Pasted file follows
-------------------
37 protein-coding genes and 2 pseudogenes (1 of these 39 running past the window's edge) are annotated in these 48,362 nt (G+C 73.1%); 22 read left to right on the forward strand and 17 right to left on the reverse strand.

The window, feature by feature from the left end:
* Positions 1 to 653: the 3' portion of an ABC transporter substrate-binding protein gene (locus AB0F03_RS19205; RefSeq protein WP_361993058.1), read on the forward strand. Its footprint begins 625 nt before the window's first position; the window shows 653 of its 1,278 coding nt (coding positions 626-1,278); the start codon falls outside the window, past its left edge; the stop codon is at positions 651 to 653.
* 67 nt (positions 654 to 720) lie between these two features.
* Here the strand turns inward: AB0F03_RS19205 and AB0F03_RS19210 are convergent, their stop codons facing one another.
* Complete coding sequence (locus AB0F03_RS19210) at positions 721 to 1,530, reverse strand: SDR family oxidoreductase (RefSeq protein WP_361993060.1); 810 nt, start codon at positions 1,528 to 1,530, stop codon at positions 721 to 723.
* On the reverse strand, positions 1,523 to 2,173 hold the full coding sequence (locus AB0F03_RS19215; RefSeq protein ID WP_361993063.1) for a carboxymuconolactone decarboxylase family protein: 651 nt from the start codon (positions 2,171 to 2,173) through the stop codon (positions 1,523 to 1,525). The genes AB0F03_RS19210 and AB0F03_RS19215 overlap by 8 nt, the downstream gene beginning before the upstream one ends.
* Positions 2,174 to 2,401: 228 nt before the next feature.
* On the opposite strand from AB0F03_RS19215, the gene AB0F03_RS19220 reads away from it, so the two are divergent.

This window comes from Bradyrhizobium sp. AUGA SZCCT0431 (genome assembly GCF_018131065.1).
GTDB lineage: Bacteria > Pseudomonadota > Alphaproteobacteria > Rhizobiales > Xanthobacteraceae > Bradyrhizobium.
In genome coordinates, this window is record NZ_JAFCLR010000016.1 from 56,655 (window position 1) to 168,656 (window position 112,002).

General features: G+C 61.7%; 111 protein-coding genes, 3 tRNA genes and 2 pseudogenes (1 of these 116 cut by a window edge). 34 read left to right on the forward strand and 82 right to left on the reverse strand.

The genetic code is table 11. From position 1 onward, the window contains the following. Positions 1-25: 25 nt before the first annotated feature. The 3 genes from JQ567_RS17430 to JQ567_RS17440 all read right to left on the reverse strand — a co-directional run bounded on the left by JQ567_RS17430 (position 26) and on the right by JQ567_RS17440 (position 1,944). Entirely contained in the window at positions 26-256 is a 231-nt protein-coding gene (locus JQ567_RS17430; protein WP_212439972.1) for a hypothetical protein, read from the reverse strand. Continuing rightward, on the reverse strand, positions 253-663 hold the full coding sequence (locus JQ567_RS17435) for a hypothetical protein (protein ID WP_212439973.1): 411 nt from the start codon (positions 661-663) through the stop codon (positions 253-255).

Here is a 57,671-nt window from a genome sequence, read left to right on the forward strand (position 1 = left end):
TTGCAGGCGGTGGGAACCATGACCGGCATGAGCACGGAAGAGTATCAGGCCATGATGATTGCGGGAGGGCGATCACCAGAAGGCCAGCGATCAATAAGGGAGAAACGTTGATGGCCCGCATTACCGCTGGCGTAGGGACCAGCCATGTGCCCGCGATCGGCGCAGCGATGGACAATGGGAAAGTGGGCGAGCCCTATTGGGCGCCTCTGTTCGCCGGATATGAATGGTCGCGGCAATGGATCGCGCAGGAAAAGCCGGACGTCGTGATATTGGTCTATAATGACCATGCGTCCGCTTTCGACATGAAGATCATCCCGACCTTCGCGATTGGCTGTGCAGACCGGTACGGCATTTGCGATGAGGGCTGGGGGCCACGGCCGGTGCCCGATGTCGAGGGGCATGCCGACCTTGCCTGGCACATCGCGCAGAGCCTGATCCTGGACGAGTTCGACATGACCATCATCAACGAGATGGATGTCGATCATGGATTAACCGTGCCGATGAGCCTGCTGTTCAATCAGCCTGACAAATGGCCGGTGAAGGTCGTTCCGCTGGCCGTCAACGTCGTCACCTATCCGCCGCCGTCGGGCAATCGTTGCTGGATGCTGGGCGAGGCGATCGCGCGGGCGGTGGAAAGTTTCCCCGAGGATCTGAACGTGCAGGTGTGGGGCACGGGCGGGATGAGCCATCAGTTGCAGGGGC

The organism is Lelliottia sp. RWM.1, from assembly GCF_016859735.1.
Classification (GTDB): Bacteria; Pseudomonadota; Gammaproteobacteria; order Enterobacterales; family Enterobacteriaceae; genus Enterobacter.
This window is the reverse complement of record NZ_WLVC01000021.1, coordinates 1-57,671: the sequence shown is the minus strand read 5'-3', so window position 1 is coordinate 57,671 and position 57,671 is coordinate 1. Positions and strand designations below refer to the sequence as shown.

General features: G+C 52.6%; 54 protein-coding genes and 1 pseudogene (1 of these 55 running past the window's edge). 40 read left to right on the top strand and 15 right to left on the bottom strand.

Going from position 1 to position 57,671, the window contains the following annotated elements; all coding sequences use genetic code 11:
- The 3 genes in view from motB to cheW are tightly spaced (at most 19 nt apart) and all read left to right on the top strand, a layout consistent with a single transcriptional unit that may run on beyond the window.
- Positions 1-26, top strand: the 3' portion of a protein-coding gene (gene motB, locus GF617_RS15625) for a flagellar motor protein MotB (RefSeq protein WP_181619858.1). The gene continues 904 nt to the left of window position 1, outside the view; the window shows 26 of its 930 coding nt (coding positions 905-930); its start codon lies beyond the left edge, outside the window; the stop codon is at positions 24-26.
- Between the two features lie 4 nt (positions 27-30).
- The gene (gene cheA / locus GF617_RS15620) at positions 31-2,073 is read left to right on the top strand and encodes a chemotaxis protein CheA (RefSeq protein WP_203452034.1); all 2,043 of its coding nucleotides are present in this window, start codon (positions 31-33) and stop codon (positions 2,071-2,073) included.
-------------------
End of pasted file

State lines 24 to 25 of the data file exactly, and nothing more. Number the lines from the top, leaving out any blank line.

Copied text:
- Between the two features lie 4 nt (positions 27-30).
- The gene (gene cheA / locus GF617_RS15620) at positions 31-2,073 is read left to right on the top strand and encodes a chemotaxis protein CheA (RefSeq protein WP_203452034.1); all 2,043 of its coding nucleotides are present in this window, start codon (positions 31-33) and stop codon (positions 2,071-2,073) included.